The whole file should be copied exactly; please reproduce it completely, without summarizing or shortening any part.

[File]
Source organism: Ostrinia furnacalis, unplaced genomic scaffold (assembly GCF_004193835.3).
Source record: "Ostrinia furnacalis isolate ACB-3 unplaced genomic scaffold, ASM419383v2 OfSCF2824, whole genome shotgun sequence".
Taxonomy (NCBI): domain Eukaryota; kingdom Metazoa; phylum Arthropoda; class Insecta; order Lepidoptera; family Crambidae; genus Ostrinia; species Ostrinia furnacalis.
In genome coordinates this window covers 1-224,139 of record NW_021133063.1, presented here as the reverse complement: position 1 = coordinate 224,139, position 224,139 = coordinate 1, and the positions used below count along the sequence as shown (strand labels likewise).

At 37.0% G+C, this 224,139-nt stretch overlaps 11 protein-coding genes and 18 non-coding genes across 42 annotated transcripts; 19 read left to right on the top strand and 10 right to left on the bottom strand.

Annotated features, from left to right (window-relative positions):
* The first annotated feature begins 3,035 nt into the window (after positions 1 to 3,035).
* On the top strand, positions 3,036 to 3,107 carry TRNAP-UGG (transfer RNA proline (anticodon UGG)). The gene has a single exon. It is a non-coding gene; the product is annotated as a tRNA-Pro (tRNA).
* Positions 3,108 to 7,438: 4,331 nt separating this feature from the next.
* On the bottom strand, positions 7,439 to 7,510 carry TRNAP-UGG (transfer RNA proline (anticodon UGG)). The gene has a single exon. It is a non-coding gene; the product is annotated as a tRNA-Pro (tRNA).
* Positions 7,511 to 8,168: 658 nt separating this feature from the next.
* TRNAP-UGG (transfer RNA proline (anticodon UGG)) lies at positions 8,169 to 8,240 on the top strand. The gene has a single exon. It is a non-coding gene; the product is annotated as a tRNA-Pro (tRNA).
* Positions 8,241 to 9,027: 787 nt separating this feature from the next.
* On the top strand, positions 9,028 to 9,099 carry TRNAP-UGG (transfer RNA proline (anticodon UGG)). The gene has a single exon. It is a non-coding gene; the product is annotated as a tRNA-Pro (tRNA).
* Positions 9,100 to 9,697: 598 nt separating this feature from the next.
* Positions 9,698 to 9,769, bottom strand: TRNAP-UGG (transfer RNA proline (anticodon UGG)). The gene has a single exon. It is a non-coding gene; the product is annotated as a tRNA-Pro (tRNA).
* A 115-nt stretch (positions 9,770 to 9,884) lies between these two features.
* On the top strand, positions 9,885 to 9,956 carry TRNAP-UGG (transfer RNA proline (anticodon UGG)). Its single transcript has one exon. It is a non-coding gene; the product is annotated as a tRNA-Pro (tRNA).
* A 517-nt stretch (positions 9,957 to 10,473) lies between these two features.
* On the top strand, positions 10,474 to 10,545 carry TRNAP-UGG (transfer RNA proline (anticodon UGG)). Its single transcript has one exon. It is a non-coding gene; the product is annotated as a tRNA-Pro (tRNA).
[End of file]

Source organism: Ostrinia furnacalis, unplaced genomic scaffold (assembly GCF_004193835.3).
Source record: "Ostrinia furnacalis isolate ACB-3 unplaced genomic scaffold, ASM419383v2 OfSCF2824, whole genome shotgun sequence".
Taxonomy (NCBI): domain Eukaryota; kingdom Metazoa; phylum Arthropoda; class Insecta; order Lepidoptera; family Crambidae; genus Ostrinia; species Ostrinia furnacalis.
In genome coordinates this window covers 1-224,139 of record NW_021133063.1, presented here as the reverse complement: position 1 = coordinate 224,139, position 224,139 = coordinate 1, and the positions used below count along the sequence as shown (strand labels likewise).

At 37.0% G+C, this 224,139-nt stretch overlaps 11 protein-coding genes and 18 non-coding genes across 42 annotated transcripts; 19 read left to right on the top strand and 10 right to left on the bottom strand.

Annotated features, from left to right (window-relative positions):
* The first annotated feature begins 3,035 nt into the window (after positions 1 to 3,035).
* On the top strand, positions 3,036 to 3,107 carry TRNAP-UGG (transfer RNA proline (anticodon UGG)). The gene has a single exon. It is a non-coding gene; the product is annotated as a tRNA-Pro (tRNA).
* Positions 3,108 to 7,438: 4,331 nt separating this feature from the next.
* On the bottom strand, positions 7,439 to 7,510 carry TRNAP-UGG (transfer RNA proline (anticodon UGG)). The gene has a single exon. It is a non-coding gene; the product is annotated as a tRNA-Pro (tRNA).
* Positions 7,511 to 8,168: 658 nt separating this feature from the next.
* TRNAP-UGG (transfer RNA proline (anticodon UGG)) lies at positions 8,169 to 8,240 on the top strand. The gene has a single exon. It is a non-coding gene; the product is annotated as a tRNA-Pro (tRNA).
* Positions 8,241 to 9,027: 787 nt separating this feature from the next.
* On the top strand, positions 9,028 to 9,099 carry TRNAP-UGG (transfer RNA proline (anticodon UGG)). The gene has a single exon. It is a non-coding gene; the product is annotated as a tRNA-Pro (tRNA).
* Positions 9,100 to 9,697: 598 nt separating this feature from the next.
* Positions 9,698 to 9,769, bottom strand: TRNAP-UGG (transfer RNA proline (anticodon UGG)). The gene has a single exon. It is a non-coding gene; the product is annotated as a tRNA-Pro (tRNA).
* A 115-nt stretch (positions 9,770 to 9,884) lies between these two features.
* On the top strand, positions 9,885 to 9,956 carry TRNAP-UGG (transfer RNA proline (anticodon UGG)). Its single transcript has one exon. It is a non-coding gene; the product is annotated as a tRNA-Pro (tRNA).
* A 517-nt stretch (positions 9,957 to 10,473) lies between these two features.
* On the top strand, positions 10,474 to 10,545 carry TRNAP-UGG (transfer RNA proline (anticodon UGG)). Its single transcript has one exon. It is a non-coding gene; the product is annotated as a tRNA-Pro (tRNA).